Retreat, Recap

I returned from Vegas with very little trouble yesterday, in spite of an ice storm. I was concerned that planes would be cancelled and I might be banished to Detroit for a day, but I flew in a mere half an hour late, Bryon came and picked me up, and we made it home. The big issue right now in the state seems to be fog rather than ice. Yay?


I had a glorious time in Vegas. The retreat’s basic pattern was this: breakfast and conversate, write, quick lunch, write some more, spa, gussy up and eat. The next day? breakfast and brainstorm, write, lunch, write some more, get feedback on novella, supper, see a show, ride a gondola. Everyone else barred after that, but I had to get up at 2:30 am to get through the airport process, so that was it.

As you might know, I have spent most writer retreats in workshopping mode. While a couple of nice fellow writers gave me feedback on a novella, most of this retreat was spent producing new material, and/or editing, depending on what individual writers felt they needed to do. How did that work?

The feedback was positive. Most of the writers who attended wanted some writing time, time to just put their fingers on the keys and go at it. Also, being in an environment with writers sparked creativity, and made people want to work on their own projects more, plus get excited about other people’s work (there are several projects I am now hot to read.) Everyone was friendly and got along well. We seemed to all feel comfortable with each other, and that also helped.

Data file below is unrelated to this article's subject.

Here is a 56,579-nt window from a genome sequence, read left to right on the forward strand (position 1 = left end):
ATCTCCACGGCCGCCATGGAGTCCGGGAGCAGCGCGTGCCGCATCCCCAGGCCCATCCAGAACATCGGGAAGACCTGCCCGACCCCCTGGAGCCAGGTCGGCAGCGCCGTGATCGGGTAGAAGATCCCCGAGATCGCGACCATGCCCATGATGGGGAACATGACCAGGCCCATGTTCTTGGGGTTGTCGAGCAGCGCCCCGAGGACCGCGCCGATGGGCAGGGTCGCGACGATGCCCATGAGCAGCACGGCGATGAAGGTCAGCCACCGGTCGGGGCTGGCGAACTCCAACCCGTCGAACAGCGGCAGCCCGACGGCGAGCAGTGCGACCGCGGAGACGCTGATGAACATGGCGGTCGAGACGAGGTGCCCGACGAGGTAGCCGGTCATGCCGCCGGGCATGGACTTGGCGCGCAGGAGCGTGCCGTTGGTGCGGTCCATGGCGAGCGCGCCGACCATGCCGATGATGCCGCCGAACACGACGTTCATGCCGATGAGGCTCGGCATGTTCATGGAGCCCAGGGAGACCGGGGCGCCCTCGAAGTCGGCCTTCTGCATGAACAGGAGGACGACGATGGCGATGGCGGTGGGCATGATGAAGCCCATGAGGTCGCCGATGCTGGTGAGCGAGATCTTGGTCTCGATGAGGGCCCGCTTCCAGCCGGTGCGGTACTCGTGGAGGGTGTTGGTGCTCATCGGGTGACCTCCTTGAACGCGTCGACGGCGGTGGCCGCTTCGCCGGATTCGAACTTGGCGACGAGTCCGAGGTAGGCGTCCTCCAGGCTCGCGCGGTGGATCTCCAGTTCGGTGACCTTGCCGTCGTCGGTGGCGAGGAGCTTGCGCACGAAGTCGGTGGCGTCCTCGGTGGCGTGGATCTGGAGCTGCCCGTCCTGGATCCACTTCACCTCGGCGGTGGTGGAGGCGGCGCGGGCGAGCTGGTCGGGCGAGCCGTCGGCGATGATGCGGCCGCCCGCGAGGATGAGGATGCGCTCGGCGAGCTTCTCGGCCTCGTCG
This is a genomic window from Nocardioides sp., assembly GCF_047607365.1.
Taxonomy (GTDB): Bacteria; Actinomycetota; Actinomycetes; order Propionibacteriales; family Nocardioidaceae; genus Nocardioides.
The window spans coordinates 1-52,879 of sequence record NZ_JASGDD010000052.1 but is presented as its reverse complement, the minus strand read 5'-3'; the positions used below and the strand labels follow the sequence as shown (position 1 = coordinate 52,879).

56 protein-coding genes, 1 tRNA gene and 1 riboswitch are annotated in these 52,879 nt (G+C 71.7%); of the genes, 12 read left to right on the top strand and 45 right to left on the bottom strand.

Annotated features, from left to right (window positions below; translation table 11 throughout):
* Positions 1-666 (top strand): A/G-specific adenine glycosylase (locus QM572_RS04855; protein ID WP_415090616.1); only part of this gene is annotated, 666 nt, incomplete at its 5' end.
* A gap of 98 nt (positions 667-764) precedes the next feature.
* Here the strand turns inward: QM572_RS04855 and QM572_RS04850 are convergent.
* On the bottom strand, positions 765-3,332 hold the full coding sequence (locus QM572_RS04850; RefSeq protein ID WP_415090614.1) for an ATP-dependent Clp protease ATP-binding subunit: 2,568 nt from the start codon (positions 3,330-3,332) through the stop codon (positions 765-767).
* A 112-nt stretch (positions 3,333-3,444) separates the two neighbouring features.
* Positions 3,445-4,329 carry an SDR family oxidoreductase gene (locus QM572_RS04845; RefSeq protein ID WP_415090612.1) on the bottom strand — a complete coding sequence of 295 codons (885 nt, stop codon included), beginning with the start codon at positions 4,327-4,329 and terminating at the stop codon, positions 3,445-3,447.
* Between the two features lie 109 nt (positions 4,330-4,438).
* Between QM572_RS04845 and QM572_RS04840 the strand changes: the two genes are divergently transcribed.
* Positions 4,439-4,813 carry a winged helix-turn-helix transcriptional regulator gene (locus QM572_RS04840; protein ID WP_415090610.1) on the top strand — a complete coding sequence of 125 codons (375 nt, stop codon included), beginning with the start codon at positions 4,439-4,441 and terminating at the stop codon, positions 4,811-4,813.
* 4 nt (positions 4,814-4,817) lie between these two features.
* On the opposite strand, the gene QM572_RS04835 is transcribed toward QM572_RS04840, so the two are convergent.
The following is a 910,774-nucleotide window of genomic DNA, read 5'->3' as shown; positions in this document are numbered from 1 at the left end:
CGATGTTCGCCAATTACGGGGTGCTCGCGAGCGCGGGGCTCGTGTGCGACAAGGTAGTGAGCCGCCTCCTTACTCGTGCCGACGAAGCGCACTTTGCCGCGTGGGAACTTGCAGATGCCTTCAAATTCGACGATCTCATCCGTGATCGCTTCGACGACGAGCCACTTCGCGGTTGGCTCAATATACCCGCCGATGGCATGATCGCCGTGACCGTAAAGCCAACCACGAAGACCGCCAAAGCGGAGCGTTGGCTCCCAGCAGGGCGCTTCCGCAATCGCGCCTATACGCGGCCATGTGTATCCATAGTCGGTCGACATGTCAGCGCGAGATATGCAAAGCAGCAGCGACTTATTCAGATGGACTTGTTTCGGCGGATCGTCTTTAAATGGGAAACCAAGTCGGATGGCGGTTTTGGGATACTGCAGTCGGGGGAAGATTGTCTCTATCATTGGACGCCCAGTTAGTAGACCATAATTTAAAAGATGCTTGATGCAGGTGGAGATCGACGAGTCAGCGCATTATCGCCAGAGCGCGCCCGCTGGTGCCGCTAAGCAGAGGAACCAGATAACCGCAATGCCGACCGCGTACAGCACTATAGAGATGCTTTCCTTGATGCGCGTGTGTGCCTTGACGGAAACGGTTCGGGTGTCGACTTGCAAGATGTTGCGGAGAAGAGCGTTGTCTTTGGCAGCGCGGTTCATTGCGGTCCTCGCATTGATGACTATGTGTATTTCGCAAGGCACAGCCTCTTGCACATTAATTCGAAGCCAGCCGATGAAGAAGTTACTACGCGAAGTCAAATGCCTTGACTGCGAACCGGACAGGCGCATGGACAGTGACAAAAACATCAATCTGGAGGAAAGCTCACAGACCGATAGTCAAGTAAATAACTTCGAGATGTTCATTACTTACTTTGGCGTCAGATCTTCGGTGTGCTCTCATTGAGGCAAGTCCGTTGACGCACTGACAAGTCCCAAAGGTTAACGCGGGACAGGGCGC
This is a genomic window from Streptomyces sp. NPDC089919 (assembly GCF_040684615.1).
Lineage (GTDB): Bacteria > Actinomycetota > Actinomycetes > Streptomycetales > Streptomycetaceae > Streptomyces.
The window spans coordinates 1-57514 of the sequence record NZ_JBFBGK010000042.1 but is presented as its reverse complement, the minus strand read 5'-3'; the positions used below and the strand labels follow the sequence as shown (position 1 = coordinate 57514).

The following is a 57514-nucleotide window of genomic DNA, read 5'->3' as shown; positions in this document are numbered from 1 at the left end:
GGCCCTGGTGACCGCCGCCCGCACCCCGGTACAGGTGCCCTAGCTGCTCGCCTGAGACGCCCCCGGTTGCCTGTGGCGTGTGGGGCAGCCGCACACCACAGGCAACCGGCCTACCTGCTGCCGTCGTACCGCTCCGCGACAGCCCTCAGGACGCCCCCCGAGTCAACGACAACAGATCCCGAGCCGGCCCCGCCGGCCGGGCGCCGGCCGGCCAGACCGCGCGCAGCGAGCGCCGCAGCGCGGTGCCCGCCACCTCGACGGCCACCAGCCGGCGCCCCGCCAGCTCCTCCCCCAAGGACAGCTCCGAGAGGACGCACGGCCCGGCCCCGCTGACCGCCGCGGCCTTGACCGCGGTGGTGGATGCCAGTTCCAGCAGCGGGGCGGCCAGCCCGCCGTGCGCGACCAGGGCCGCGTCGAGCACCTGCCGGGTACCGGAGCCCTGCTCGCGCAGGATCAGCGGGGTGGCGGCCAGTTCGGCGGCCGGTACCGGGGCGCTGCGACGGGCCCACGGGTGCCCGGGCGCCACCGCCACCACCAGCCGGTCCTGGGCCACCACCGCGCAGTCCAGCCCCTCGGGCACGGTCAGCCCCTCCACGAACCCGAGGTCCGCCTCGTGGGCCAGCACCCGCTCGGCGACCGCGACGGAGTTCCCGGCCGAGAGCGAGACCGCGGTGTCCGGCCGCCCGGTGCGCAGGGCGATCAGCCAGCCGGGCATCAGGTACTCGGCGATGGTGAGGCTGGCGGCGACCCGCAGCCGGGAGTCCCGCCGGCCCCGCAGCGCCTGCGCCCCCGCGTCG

Now, I know what you might be thinking. Las Vegas? Really? That’s what I thought back when Lou and Danielle and Eric took us in 2011, and I was so wrong. Las Vegas, while a bit of overload, really *is* a good place to retreat. There’s not so much to do there that we are distracted from doing it, but enough to do there so when we are sick of writing we can do something else. I would definitely recommend it.


More I want to say about the projects I’m working on, and so forth (especially since the wimmen on the retreat pumped me up!). I hope to get a chance to write more this week. Regrettably, everything’s an emergency right now at work, and while that means nothing is, it also means I have to roll up my sleeves, so we’ll do this as we can.

Hope to see you soon.

Author: Catherine Schaff-Stump

Catherine Schaff-Stump writes fiction for children and young adults. Her most recent book, The Vessel of Ra, is the first book in the Klaereon Scroll series. She is currently working on its sequel, as well as penning the middle grade adventures of Abigail Rath, monster hunter.

Leave a Reply

Your email address will not be published. Required fields are marked *

This site uses Akismet to reduce spam. Learn how your comment data is processed.